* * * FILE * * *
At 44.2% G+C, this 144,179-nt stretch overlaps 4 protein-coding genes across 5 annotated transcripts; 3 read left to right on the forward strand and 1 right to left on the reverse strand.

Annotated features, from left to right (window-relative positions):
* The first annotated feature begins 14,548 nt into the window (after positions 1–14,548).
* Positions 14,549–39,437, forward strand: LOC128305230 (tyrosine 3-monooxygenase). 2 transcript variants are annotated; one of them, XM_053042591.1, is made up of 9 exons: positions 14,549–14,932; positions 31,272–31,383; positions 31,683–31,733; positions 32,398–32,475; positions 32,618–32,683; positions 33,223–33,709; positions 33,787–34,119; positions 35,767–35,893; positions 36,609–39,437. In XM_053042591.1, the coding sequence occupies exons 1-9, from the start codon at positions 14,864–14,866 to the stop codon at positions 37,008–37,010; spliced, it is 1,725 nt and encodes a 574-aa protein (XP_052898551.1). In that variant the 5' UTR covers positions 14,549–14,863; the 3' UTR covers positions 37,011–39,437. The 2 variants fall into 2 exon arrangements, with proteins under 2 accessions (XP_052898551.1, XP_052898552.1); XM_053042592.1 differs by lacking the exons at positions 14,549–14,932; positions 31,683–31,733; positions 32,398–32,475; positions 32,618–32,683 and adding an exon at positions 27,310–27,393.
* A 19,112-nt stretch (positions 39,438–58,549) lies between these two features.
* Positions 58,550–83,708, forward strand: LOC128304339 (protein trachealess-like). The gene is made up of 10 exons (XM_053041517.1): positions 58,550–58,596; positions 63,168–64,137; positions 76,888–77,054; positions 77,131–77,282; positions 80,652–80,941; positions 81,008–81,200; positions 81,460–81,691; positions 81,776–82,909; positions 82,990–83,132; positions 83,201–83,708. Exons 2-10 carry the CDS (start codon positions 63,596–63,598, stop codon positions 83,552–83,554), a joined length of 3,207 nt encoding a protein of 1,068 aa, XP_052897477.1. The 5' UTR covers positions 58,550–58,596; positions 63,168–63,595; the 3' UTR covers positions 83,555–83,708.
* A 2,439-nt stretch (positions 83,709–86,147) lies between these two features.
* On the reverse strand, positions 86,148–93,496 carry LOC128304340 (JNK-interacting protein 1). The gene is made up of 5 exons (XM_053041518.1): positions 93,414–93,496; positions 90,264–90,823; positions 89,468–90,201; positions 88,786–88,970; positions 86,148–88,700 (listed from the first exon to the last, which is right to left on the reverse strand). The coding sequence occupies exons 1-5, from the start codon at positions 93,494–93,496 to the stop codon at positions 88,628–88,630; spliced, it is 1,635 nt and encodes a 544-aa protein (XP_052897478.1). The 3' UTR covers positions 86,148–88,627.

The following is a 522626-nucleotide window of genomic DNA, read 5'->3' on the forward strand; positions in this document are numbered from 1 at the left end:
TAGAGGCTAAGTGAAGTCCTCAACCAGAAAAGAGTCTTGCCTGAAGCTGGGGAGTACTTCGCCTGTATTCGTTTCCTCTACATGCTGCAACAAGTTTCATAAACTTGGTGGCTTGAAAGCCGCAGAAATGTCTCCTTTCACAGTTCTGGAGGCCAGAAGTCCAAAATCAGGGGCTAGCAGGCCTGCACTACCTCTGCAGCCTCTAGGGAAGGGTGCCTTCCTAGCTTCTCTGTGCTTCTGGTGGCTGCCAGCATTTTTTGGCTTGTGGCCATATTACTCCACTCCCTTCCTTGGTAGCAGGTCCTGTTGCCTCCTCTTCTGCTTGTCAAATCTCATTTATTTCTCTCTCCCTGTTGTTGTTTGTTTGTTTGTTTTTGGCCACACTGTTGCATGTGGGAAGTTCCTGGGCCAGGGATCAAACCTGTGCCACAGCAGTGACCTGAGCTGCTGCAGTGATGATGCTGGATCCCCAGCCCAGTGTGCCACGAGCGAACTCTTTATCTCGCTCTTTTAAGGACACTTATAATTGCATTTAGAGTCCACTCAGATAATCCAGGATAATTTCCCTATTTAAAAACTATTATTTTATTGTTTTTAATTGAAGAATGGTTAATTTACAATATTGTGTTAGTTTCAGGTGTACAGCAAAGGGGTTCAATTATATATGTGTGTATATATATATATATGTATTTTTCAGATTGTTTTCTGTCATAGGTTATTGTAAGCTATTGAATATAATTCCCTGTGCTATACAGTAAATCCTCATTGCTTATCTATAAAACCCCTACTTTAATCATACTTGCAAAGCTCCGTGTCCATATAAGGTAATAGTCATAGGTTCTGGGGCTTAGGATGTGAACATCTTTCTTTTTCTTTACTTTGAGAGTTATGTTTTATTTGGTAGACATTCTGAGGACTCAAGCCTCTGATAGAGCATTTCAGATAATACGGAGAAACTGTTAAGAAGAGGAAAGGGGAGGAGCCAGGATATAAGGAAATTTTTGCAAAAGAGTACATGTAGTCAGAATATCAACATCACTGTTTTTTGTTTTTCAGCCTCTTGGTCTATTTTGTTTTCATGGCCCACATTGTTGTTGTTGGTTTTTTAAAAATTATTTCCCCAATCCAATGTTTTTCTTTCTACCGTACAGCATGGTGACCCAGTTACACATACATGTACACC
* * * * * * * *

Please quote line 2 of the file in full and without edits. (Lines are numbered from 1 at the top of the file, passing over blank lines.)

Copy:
Annotated features, from left to right (window-relative positions):